Toy company Mattel are introducing a children’s personal media player, using Matrix Semiconductor's long-delayed 3D memory chips in its content cartridges. The Juice Box will cost around £89.99 and is aimed at children between the ages of 8 and 12.
Mattel is the first company to announce plans to use Matrix's 3D memory chips, according to Matrix. It will use the 64MB write-once chips in its Juiceware content cartridges for the Juice Box. Pricing for the cartridges, which will come loaded with up to 70 minutes of cartoons, was not disclosed.
Measuring 11.5x8.5x1.5in, the Juice Box has a 3in colour display and can play up to six hours of video or music running on three AAA batteries, according to product information on Amazon.com's website. The Juice Box will go on sale in the USA on 15 October, according to Amazon.com.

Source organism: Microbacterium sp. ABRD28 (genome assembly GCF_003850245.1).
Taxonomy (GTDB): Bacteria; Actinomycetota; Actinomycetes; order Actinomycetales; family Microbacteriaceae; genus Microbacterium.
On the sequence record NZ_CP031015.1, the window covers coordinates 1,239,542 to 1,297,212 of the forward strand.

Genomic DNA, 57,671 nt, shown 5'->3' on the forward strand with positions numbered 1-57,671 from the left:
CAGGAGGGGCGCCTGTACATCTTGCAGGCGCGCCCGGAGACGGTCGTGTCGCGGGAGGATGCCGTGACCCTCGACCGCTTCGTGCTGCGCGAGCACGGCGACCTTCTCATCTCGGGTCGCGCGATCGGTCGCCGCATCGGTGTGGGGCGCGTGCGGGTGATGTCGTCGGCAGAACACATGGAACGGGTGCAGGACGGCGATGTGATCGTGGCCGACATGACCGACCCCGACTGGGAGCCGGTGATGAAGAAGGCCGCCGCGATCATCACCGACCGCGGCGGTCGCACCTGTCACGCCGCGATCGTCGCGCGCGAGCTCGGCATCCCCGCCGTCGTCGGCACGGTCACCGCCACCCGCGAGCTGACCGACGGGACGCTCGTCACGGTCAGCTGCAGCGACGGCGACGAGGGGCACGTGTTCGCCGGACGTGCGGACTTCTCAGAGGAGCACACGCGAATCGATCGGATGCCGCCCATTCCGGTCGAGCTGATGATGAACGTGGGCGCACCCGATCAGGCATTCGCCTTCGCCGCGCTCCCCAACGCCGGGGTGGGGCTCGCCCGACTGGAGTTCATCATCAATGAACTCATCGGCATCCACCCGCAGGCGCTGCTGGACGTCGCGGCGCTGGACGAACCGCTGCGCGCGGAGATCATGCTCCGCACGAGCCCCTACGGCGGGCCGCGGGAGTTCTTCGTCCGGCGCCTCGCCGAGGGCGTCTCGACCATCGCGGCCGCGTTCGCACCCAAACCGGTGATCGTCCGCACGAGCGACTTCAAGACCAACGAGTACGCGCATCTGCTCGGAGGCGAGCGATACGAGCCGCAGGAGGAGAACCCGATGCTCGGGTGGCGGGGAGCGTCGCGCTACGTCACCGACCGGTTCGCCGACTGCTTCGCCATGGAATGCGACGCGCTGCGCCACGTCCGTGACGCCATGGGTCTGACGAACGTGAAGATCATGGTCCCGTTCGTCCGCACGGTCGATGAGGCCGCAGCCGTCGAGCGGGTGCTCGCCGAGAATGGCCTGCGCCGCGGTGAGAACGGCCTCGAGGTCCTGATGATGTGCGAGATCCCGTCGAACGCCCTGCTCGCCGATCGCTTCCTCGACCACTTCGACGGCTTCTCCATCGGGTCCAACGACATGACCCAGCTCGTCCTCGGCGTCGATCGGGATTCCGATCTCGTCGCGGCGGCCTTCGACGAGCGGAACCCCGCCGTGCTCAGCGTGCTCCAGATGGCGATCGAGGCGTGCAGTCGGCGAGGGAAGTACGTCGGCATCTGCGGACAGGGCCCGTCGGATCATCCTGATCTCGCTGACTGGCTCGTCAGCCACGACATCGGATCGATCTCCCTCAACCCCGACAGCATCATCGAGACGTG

Matrix's 3D memory chips increase the density of memory cells on the chip by stacking them in layers. In typical memory chip designs, a single layer of circuitry rests on top of a silicon substrate, with additional layers of metal interconnects and insulators. However, the 3D design stacks layers of circuitry one on top of another, separated by layers of polysilicon.
Stacking the cells, or bits, of a memory chip vertically helps to shrink the size of a chip and allows more chips to be manufactured on a single silicon wafer, which should help to reduce manufacturing costs for the chips. Exactly how much savings can be achieved is not clear yet as Matrix has not announced pricing for the chips.
Matrix has been working to perfect its 3D chip design for the last couple of years. It was forced to push back its introduction because of manufacturing problems with the new design. Those problems have since been resolved, according to Matrix.